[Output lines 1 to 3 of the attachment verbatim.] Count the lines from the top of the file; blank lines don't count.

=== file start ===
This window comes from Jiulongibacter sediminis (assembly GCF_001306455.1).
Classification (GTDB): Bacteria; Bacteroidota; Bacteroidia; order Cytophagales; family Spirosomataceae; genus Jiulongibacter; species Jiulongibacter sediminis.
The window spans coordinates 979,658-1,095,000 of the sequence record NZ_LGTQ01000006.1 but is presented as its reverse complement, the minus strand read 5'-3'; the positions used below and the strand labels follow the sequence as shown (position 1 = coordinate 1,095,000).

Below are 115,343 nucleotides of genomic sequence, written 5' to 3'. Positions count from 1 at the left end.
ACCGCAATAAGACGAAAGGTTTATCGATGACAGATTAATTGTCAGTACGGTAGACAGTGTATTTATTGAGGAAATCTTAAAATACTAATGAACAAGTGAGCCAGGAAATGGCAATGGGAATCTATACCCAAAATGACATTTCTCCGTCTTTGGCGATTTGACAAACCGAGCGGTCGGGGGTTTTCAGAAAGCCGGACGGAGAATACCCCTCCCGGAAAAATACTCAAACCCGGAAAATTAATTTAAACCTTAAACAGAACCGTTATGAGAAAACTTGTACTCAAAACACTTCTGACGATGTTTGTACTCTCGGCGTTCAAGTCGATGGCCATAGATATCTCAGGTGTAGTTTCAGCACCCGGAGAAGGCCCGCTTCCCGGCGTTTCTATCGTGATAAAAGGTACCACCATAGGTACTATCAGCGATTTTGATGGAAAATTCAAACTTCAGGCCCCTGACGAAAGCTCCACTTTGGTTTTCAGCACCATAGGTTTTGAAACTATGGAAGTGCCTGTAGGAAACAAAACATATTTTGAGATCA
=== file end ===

This window comes from Jiulongibacter sediminis (assembly GCF_001306455.1).
Classification (GTDB): Bacteria; Bacteroidota; Bacteroidia; order Cytophagales; family Spirosomataceae; genus Jiulongibacter; species Jiulongibacter sediminis.
The window spans coordinates 979,658-1,095,000 of the sequence record NZ_LGTQ01000006.1 but is presented as its reverse complement, the minus strand read 5'-3'; the positions used below and the strand labels follow the sequence as shown (position 1 = coordinate 1,095,000).